A new therapy developed by researchers at the University of Toronto may bring us one step closer to effectively killing deadly drug-resistant superbugs.
“The threat posed by pathogens that are increasingly becoming resistant to all known antibiotics is an alarming and pressing health care problem,” says Ruby Sullan, assistant professor in the department of physical and environmental sciences at U of T Scarborough.
“It’s resulting in hundreds of thousands of deaths and billions of dollars in health-care costs annually, so there’s an urgent need to seek alternatives to antibiotic-only therapies.”
The therapy developed by Sullan and post-doctoral researcher Nesha Andoy uses nanoparticles made from polydopamine, a naturally occurring hormone and neurotransmitter that makes it highly compatible with the human body.
The therapy can kill bacteria in two ways. The surfaces of the nanoparticles are coated with an antimicrobial peptide (AMP) that targets and kills bacteria by binding to its membranes and destabilizing them. Since the dopamine-based particles are also highly photosensitive, they are able to heat up when exposed to low-powered laser light, killing the bacteria through heat.
The research is published in the journal Advanced Functional Materials.
Sullan says a major benefit of using these nanoparticles is that it allows the bacteria to be killed at a lower temperature using lasers, leaving the surrounding healthy cells unharmed.
“Since the mechanisms that this therapy use are different from most antibiotics, we envision that they can be designed and developed to target other drug-resistant bacteria,” she says.
Antimicrobial resistance happens when bacteria or fungi evolve to become immune to antibiotic drugs. While Sullan and her team tested this therapy on E.coli as part of their research – some strains can cause serious health problems in humans – it may eventually be used to kill a range of drug-resistant pathogens, including the bacteria that result in hospital staph infections.
Sullan says the team drew inspiration from cancer therapies.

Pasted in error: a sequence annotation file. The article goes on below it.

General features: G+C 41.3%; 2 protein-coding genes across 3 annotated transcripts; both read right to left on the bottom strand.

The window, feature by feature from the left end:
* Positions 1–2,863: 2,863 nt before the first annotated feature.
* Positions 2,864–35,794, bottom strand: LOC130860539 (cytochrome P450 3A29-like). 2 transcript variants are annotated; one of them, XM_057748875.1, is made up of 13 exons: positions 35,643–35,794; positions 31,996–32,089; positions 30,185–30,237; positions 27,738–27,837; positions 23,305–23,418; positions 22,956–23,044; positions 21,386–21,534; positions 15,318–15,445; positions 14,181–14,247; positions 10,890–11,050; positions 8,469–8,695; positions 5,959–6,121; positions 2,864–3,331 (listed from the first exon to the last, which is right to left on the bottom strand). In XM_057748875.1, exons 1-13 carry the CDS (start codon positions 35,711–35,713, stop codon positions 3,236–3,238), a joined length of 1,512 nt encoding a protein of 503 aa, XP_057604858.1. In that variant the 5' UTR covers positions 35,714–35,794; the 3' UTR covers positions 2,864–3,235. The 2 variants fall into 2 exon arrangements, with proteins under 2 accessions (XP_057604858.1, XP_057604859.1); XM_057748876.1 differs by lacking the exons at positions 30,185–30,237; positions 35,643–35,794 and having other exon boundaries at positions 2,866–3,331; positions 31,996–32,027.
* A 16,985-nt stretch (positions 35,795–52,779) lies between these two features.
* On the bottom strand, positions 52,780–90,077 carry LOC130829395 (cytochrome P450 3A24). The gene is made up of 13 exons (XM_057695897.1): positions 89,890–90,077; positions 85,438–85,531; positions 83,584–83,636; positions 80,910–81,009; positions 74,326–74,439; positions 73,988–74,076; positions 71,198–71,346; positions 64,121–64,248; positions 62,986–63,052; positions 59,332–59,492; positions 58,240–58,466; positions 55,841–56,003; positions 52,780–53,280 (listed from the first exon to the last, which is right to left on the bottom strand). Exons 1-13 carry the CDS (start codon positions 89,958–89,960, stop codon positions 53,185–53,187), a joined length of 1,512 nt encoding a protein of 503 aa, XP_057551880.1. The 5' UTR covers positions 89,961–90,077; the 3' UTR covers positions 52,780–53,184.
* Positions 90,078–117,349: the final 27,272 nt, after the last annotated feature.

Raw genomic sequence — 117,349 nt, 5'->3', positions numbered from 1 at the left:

“Polydopamine is a well-studied nanomaterial for anti-tumor applications, but our twist is that we used it to target infection caused by bacteria,” she says.
Sullan notes that the therapy doesn’t eliminate bacterial resistance, which is likely impossible. Bacteria were among the first life forms on earth, can be found living in the most extreme environments and will likely survive long after we’re gone.
“The technology we’ve developed is designed to curb the onset in which bacteria resistance develops,” says Sullan, whose research explores bacterial adhesion.
“If we can confuse the bacteria by killing it several different ways, it will have difficulty evolving quickly enough to develop resistance to these different types of mechanisms that can kill it.”
Sullan’s lab is looking at ways to decrease the size of the nanoparticle to make it more suitable for use in living organisms and exploring ways to improve its efficiency. Since the system the team has developed is highly modular, she says it can be modified to change its killing mechanisms, including changing the coating to different antimicrobial agents or loading it with antibiotic drugs.
“That could make a third bacteria-killing mechanism, so it would really enhance it as a multi-functional therapy for drug-resistant pathogens.”
The research received funding from the Canada Foundation for Innovation, Natural Sciences and Engineering Research Council of Canada, U of T Connaught Fund and the U of T Scarborough Research Competitiveness Fund.